A new survey reveals that while college years may be a time of excitement and optimism they are also often stressful. And, the stress is accompanied by increased mental health diagnoses and the risk of suicide or suicidal thoughts. Brigham and Women’s hospital investigators queried more than 67,000 college students ... read more
    Source: Psychology in the NewsPublished on 2018-09-11
  • Gut-Based Decisions Often Held with Stronger Conviction
    A new study published in the journal Emotion shows that we tend to see our gut-based decisions as truer reflections of ourselves and are more likely to hold them with greater conviction than decisions we make through careful deliberation. “We offer what we believe to be a novel and unique ... read more
    Source: Psychology in the NewsPublished on 2018-09-11
  • Tendency for Risk-Taking or Anxiety May Be Found in Hippocampal Cells
    People are quite different when it comes to trying dangerous or exhilarating things. Until now, however, the neural mechanism underlying this risk-taking behavior has remained largely unknown. In a new study, neuroscientists from Uppsala University in Sweden and the Brain Institute of the Federal University of Rio Grande do Norte ... read more
    Source: Psychology in the NewsPublished on 2018-09-10
  • Excessive Daytime Sleepiness Linked to Increased Risk for Alzheimer’s
    A new study shows that older adults who report being very sleepy during the day were nearly three times more likely to have brain deposits of beta amyloid, a protein that’s a hallmark for Alzheimer’s disease, years later. The long-term study, published in the journal SLEEP, adds to the evidence ... read more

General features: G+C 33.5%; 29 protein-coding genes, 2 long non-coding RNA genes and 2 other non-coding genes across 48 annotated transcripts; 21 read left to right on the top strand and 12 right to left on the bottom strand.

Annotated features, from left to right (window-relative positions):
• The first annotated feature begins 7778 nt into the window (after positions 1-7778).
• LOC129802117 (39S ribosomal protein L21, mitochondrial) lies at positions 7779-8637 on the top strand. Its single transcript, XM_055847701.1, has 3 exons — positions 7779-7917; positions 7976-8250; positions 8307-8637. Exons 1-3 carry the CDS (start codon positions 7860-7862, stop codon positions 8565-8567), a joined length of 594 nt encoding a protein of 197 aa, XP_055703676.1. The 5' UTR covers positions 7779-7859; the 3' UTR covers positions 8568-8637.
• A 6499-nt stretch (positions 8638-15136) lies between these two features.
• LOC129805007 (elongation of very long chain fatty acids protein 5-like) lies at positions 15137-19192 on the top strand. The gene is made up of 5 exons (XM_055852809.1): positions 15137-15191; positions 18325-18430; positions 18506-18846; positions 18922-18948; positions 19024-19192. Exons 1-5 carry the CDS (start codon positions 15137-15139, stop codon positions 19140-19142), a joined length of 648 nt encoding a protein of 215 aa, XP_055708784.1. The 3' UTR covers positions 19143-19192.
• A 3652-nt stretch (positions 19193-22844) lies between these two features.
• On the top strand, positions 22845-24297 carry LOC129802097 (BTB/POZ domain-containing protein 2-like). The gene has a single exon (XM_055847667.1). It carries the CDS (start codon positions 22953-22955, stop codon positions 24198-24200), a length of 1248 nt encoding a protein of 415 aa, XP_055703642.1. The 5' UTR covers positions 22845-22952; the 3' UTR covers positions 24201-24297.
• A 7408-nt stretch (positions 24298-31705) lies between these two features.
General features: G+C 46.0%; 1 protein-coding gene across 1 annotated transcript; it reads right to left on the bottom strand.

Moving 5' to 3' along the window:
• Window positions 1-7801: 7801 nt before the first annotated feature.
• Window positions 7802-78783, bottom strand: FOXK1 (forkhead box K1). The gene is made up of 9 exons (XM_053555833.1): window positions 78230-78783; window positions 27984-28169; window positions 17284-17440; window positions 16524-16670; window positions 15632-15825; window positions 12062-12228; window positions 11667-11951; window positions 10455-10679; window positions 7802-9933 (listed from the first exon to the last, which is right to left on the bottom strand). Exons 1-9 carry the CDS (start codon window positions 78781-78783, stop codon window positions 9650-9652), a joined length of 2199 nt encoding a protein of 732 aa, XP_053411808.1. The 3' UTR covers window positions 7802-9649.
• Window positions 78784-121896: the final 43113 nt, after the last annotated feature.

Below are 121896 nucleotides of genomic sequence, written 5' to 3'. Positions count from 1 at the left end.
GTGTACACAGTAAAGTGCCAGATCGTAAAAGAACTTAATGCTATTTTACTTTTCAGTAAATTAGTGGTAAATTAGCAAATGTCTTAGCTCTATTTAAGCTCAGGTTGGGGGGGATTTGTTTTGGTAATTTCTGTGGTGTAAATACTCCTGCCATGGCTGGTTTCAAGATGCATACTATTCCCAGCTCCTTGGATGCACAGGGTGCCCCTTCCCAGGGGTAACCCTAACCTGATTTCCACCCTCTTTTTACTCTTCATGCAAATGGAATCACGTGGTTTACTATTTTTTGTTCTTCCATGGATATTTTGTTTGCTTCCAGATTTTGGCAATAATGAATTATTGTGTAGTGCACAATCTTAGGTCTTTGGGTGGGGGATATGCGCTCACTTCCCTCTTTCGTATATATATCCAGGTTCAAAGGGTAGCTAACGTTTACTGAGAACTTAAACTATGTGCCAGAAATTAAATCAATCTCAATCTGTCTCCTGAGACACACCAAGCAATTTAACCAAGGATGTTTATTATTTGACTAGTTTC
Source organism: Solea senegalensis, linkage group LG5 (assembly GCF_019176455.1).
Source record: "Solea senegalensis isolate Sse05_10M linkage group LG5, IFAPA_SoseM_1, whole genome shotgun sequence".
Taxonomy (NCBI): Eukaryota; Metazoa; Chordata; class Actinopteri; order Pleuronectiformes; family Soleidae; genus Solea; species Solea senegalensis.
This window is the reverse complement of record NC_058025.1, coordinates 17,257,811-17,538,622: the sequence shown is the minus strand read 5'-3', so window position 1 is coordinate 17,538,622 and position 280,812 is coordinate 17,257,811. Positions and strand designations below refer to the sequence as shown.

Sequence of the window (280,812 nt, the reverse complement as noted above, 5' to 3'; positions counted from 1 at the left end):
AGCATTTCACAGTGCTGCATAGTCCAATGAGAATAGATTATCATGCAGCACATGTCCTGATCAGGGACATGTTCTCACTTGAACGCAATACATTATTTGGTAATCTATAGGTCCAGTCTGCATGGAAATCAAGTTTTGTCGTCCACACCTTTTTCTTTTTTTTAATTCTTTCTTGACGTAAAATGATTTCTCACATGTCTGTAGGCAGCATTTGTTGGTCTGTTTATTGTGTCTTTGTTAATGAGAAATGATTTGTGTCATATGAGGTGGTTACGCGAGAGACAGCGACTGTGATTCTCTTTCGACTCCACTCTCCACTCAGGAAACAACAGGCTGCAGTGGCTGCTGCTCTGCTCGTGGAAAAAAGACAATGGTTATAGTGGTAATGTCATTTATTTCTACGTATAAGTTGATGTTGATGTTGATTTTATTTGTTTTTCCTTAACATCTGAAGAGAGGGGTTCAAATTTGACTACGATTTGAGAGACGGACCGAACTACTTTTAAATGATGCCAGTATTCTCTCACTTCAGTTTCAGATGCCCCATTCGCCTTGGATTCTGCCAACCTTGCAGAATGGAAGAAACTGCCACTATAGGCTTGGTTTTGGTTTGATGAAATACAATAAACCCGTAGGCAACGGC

Source: Psychology in the NewsPublished on 2018-09-09
  • Smiling Often Driven by Feeling of Engagement, Social or Not
    It is widely assumed that we smile because we are happy, and/or that it is a natural response to interacting with other living beings. While these are often the case, U.K. researchers at Brighton and Sussex Medical School (BSMS) found that smiling may stem from another source. They discovered ... read more
    Source: Psychology in the NewsPublished on 2018-09-09
  • Top Female Athletes with Abuse History at Greater Risk of Physical Injury
    A new Swedish study finds that elite female athletes with a history of sexual or physical abuse face a much greater risk of injury compared to those without a history of abuse. Earlier in 2018, the Athletics Research Center at Linköping University published a report commissioned by the Swedish Athletics ... read more
    Source: Psychology in the NewsPublished on 2018-09-09
  • Rapid Weight Gain in Infancy May Hike Obesity Risk in Kids with Autism
    Children with autism spectrum disorder (ASD) are more likely to become obese compared to their typically developing peers. But until now, it has remained unclear why ASD children are at greater risk for developing obesity. In a new study, researchers at the University of Pennsylvania School of Nursing (Penn Nursing) ... read more
    Source: Psychology in the NewsPublished on 2018-09-08
  • Cannabis Use Linked to ‘Noisy’ Brain
    New research shows that cannabis users experience increased cortical activation during the brain’s resting state. The resulting “noisy brain” could impair brain activity and disrupt cognitive processes, according Dr. Shikha Prashad, the study’s lead author and a research scientist at the Center for BrainHealth at The University of Texas at ... read more
    Source: Psychology in the NewsPublished on 2018-09-08